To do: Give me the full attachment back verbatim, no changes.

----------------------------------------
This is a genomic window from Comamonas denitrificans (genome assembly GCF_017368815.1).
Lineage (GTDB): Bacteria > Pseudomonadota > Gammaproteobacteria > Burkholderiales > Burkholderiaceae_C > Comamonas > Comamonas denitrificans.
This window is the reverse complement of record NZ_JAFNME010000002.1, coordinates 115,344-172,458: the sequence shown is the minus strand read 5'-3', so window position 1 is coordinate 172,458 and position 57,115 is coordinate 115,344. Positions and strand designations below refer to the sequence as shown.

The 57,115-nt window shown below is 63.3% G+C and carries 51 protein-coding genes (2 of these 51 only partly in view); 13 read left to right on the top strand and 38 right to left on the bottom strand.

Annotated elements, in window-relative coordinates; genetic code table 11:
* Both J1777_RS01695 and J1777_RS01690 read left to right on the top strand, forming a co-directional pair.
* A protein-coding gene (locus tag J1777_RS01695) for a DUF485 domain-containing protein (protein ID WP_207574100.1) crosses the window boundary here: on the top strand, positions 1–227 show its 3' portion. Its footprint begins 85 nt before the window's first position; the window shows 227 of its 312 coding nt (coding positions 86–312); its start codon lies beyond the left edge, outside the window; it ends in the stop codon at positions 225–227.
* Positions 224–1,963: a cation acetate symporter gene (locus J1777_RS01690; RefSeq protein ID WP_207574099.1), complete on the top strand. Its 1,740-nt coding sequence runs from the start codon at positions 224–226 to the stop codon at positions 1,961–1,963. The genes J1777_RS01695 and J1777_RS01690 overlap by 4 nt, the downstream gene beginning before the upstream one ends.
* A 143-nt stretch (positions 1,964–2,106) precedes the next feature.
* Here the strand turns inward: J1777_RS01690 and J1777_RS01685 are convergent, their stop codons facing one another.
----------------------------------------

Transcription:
This is a genomic window from Comamonas denitrificans (genome assembly GCF_017368815.1).
Lineage (GTDB): Bacteria > Pseudomonadota > Gammaproteobacteria > Burkholderiales > Burkholderiaceae_C > Comamonas > Comamonas denitrificans.
This window is the reverse complement of record NZ_JAFNME010000002.1, coordinates 115,344-172,458: the sequence shown is the minus strand read 5'-3', so window position 1 is coordinate 172,458 and position 57,115 is coordinate 115,344. Positions and strand designations below refer to the sequence as shown.

The 57,115-nt window shown below is 63.3% G+C and carries 51 protein-coding genes (2 of these 51 only partly in view); 13 read left to right on the top strand and 38 right to left on the bottom strand.

Annotated elements, in window-relative coordinates; genetic code table 11:
* Both J1777_RS01695 and J1777_RS01690 read left to right on the top strand, forming a co-directional pair.
* A protein-coding gene (locus tag J1777_RS01695) for a DUF485 domain-containing protein (protein ID WP_207574100.1) crosses the window boundary here: on the top strand, positions 1–227 show its 3' portion. Its footprint begins 85 nt before the window's first position; the window shows 227 of its 312 coding nt (coding positions 86–312); its start codon lies beyond the left edge, outside the window; it ends in the stop codon at positions 225–227.
* Positions 224–1,963: a cation acetate symporter gene (locus J1777_RS01690; RefSeq protein ID WP_207574099.1), complete on the top strand. Its 1,740-nt coding sequence runs from the start codon at positions 224–226 to the stop codon at positions 1,961–1,963. The genes J1777_RS01695 and J1777_RS01690 overlap by 4 nt, the downstream gene beginning before the upstream one ends.
* A 143-nt stretch (positions 1,964–2,106) precedes the next feature.
* Here the strand turns inward: J1777_RS01690 and J1777_RS01685 are convergent, their stop codons facing one another.